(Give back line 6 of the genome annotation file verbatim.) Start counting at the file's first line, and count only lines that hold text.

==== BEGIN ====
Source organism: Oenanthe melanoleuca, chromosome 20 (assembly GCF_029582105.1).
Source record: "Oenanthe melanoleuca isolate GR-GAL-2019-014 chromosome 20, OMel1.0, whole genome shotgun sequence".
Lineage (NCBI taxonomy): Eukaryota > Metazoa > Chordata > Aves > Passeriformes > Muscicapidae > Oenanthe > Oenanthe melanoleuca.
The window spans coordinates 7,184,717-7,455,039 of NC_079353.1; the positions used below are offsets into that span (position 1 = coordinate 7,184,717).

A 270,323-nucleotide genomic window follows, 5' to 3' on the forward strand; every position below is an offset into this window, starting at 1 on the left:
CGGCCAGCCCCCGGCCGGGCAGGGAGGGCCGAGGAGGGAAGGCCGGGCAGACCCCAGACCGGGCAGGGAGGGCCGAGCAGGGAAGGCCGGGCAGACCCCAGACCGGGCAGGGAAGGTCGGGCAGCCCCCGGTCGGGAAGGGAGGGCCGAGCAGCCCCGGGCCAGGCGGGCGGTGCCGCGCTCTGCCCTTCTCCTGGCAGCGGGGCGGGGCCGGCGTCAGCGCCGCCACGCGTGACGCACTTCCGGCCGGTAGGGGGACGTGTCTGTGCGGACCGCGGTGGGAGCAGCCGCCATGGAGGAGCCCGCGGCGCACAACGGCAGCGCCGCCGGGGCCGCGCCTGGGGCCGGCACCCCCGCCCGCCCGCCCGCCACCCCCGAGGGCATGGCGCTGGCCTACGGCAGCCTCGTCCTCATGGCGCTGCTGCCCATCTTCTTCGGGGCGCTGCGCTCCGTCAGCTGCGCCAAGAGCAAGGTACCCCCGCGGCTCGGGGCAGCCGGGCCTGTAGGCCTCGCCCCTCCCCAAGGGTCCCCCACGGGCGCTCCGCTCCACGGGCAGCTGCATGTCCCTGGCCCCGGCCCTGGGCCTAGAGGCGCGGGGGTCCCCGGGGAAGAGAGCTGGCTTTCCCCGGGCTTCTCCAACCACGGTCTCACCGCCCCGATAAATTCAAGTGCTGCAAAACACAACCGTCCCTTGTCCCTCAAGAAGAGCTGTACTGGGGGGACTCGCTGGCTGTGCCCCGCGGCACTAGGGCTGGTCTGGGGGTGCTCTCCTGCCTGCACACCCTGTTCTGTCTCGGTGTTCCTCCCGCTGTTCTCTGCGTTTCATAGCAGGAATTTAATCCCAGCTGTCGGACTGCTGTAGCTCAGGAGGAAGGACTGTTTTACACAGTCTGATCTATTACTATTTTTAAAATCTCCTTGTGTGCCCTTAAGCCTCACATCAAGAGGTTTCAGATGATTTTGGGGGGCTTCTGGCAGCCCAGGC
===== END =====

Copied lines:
CGGCCAGCCCCCGGCCGGGCAGGGAGGGCCGAGGAGGGAAGGCCGGGCAGACCCCAGACCGGGCAGGGAGGGCCGAGCAGGGAAGGCCGGGCAGACCCCAGACCGGGCAGGGAAGGTCGGGCAGCCCCCGGTCGGGAAGGGAGGGCCGAGCAGCCCCGGGCCAGGCGGGCGGTGCCGCGCTCTGCCCTTCTCCTGGCAGCGGGGCGGGGCCGGCGTCAGCGCCGCCACGCGTGACGCACTTCCGGCCGGTAGGGGGACGTGTCTGTGCGGACCGCGGTGGGAGCAGCCGCCATGGAGGAGCCCGCGGCGCACAACGGCAGCGCCGCCGGGGCCGCGCCTGGGGCCGGCACCCCCGCCCGCCCGCCCGCCACCCCCGAGGGCATGGCGCTGGCCTACGGCAGCCTCGTCCTCATGGCGCTGCTGCCCATCTTCTTCGGGGCGCTGCGCTCCGTCAGCTGCGCCAAGAGCAAGGTACCCCCGCGGCTCGGGGCAGCCGGGCCTGTAGGCCTCGCCCCTCCCCAAGGGTCCCCCACGGGCGCTCCGCTCCACGGGCAGCTGCATGTCCCTGGCCCCGGCCCTGGGCCTAGAGGCGCGGGGGTCCCCGGGGAAGAGAGCTGGCTTTCCCCGGGCTTCTCCAACCACGGTCTCACCGCCCCGATAAATTCAAGTGCTGCAAAACACAACCGTCCCTTGTCCCTCAAGAAGAGCTGTACTGGGGGGACTCGCTGGCTGTGCCCCGCGGCACTAGGGCTGGTCTGGGGGTGCTCTCCTGCCTGCACACCCTGTTCTGTCTCGGTGTTCCTCCCGCTGTTCTCTGCGTTTCATAGCAGGAATTTAATCCCAGCTGTCGGACTGCTGTAGCTCAGGAGGAAGGACTGTTTTACACAGTCTGATCTATTACTATTTTTAAAATCTCCTTGTGTGCCCTTAAGCCTCACATCAAGAGGTTTCAGATGATTTTGGGGGGCTTCTGGCAGCCCAGGC